It is Time to Scout for Soybean Aphids

It is Time to Scout for Soybean Aphids

July 1, 2009

Photo of a soybean aphid
Soybean aphid
Photo of multiple soybean aphids on a soybean aphid leaf
Soybean aphids on a single leaf, 2002. In Minnesota, as many as 13,000 soybean aphids have been found on a single plant.

Soybean Aphid Occurrence
in Nebraska

In much of the soybean aphid's range, significant aphid infestation has often occurred in the early vegetative stages. These infestations then undergo rapid population growth to reach high populations during the flowering stages (R1, R2).

During the last few years in Nebraska, however, very few aphids have been found during the vegetative stages. We find a few in late June — early July, but it is usually mid-July before we begin to regularly find aphids, while soybeans are entering or in R3 (beginning pod stage).

In Nebraska aphid populations can reach economically damaging populations in late July, but most reach these levels in August, while soybeans are in the mid-reproductive stages (R4-R5). During 2004 aphid populations in many fields peaked in late R5 (beginning seed) to early R6 (full seed).

Last year (2008) was an exception to the trend. We had a relatively cool July and aphid populations started reaching economically damaging populations two to three weeks earlier than normal.


We've had reports of very low populations of soybean aphids in northeast Nebraska in the last week. This is not unusual. We usually begin to find a few in June. Recent high temperatures probably limited population growth of those that were present.

Having said that, don't forget that if temperatures are moderate in July, aphid populations can increase very fast. Last year we had a relatively cool July (temperatures did not exceed 90°F at Concord), and aphid populations exploded in much of Nebraska. In any case, if you have not begun scouting soybean for soybean aphid, now is the time to begin.

Soybean Aphid Description

The aphid is light green to pale yellow, less than 1/16 inch long, and has two black-tipped cornicles (cornicles look like tailpipes) on the rear of the abdomen. It has piercing-sucking mouthparts and typically feeds on new tissue near the top of soybean plants on the undersides of leaves. Later in the season the aphids can be found on all parts of the plant. It is the only aphid in North America that forms colonies on soybean.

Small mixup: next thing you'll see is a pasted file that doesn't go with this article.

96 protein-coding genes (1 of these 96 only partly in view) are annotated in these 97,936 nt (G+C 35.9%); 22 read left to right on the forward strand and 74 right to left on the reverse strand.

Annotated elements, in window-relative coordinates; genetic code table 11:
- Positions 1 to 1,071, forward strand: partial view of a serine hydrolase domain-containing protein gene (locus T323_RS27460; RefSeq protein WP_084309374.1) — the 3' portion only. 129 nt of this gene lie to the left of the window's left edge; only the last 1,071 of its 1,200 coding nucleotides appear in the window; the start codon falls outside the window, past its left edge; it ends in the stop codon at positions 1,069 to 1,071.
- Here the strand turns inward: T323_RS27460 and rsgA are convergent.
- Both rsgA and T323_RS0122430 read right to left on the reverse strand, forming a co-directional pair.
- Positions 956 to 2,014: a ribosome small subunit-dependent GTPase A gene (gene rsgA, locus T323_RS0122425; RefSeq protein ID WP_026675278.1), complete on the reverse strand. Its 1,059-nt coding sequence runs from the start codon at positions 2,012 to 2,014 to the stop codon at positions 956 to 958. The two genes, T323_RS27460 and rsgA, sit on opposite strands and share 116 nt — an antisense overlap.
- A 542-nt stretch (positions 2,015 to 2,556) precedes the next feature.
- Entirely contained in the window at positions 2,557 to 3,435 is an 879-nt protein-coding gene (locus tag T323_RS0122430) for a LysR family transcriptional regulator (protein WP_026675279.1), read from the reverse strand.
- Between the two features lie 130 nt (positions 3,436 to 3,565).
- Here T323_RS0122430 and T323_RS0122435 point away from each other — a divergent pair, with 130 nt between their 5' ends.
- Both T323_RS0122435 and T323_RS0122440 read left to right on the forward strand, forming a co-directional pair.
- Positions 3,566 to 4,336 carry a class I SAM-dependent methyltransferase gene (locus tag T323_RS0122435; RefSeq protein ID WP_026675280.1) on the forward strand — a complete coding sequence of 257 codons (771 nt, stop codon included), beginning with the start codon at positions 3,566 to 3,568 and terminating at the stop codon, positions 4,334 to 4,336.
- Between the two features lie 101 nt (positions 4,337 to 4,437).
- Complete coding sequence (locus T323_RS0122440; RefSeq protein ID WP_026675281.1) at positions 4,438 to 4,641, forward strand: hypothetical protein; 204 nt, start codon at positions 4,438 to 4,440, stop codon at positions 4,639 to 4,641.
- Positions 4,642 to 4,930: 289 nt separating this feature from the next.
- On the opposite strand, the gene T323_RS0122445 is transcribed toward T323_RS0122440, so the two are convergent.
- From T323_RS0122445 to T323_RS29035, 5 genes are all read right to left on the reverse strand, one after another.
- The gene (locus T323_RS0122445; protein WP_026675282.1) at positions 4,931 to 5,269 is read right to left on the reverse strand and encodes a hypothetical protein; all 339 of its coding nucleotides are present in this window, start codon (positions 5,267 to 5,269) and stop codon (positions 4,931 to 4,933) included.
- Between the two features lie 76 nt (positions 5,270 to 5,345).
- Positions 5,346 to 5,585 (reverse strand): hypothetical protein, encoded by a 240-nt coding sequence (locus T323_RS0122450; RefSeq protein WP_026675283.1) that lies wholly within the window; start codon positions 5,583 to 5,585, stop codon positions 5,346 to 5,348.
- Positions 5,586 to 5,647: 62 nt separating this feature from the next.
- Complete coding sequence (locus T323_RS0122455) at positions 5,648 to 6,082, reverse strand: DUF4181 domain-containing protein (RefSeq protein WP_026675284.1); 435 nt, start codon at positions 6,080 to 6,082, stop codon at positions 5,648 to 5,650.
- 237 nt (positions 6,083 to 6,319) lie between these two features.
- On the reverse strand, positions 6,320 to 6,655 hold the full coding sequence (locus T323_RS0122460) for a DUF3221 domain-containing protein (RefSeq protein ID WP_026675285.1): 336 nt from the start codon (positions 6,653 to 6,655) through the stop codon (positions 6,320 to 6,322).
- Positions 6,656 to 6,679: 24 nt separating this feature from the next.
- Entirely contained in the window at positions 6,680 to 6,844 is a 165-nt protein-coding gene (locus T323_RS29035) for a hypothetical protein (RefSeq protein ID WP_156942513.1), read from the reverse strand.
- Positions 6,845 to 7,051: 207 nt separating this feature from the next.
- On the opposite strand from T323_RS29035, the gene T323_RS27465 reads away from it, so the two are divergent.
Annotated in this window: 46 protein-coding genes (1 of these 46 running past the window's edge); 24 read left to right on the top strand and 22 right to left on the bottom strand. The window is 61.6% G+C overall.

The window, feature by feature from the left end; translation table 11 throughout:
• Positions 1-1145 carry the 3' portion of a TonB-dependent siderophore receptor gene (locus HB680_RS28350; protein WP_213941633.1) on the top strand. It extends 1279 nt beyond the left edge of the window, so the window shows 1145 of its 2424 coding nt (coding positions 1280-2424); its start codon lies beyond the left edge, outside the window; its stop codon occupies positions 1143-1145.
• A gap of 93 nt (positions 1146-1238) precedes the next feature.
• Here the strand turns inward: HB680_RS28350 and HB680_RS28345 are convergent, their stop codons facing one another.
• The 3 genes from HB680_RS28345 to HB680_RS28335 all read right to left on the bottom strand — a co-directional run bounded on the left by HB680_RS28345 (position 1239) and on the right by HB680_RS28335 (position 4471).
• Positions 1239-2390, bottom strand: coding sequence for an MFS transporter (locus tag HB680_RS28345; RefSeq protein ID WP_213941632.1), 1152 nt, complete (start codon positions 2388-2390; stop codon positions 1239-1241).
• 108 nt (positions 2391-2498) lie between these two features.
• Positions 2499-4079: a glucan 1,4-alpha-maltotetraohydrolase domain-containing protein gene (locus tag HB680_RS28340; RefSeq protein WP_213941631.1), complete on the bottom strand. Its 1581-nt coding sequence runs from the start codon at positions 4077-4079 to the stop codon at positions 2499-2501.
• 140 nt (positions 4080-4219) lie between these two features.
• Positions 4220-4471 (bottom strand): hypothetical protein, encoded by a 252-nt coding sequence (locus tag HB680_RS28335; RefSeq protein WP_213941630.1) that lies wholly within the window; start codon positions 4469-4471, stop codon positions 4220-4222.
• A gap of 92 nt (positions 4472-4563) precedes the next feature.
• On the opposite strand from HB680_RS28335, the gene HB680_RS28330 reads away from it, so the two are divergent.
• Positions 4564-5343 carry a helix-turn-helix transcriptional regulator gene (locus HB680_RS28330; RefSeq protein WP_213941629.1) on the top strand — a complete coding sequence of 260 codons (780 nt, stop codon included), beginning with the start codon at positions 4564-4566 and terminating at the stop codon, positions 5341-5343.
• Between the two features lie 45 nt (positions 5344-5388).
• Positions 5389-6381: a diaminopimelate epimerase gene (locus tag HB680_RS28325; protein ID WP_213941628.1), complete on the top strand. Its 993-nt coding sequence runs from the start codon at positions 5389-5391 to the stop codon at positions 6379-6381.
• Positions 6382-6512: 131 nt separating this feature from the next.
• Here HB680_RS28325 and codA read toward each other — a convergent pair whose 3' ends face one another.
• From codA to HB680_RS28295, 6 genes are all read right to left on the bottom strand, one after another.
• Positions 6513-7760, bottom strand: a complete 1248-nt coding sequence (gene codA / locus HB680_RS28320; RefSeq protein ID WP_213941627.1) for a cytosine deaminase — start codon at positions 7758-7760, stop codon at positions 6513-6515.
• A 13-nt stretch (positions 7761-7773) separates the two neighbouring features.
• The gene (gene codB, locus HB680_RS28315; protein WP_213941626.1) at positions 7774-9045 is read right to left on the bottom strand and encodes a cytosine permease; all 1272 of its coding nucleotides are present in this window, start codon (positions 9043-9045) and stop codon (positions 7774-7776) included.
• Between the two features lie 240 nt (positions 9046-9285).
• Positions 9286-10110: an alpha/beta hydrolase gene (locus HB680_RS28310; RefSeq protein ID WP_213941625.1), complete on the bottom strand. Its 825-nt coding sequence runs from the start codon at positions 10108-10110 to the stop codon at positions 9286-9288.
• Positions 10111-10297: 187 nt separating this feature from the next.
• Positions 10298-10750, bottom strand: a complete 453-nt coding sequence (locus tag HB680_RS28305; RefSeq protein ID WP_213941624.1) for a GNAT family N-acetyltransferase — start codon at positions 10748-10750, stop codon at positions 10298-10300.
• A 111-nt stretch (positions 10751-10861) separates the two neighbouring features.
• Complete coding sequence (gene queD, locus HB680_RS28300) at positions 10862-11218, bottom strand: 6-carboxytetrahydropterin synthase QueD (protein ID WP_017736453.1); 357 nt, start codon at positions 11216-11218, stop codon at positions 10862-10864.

Life Cycle

The seasonal life cycle of the soybean aphid is complex with up to 18 generations a year under optimal conditions. It requires two species of host plant to complete its life cycle: common buckthorn and soybean. Buckthorn is a woody shrub or tree and is the overwintering host plant of the aphid. Soybean aphids lay eggs on buckthorn in the fall. These eggs overwinter and hatch in the spring, giving rise to wingless females.

These females reproduce without mating, producing more females. After two or three generations on buckthorn, winged females are produced and migrate to soybean. Multiple generations of wingless female aphids are produced on soybeans until late summer/fall, when winged females and males are produced that migrate back to buckthorn, where they mate. The females then lay eggs on buckthorn, which overwinter, thus completing the seasonal cycle.

Soybean aphid populations can grow to extremely high levels under favorable environmental conditions. Reproduction and development is fastest when temperatures are in the 70s through the mid 80s. The aphids do not appear to do well when temperatures are in the 90s, and are reported to begin to die when temperatures reach 95°F.

When populations reach high levels during the summer, winged females are produced that migrate to other soybean fields. Like a number of other insect species (e.g. potato leafhoppers), these migrants can be caught up in weather patterns, moved great distances, and end up infesting fields far from their origin. These summer migrants were most likely the major source of infestations in Nebraska during the last couple of years.

Injury and Symptoms

Soybean aphids injure soybeans by removing plant sap with their needle-like mouthparts. Symptoms of soybeans infested by soybean aphid may include yellowed, distorted leaves and stunted plants. A charcoal-colored residue also may be present on the plants. This is sooty mold that grows on the honeydew that aphids excrete. Honeydew in itself makes leaves appear shiny. Soybean plants are most vulnerable to aphid injury during the early reproductive stages.

Tom Hunt, Extension Entomologist
Northeast REC Haskell Ag Lab, Concord
Keith Jarvi, IPM Assistant
Northeast REC, Norfolk

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A field of corn.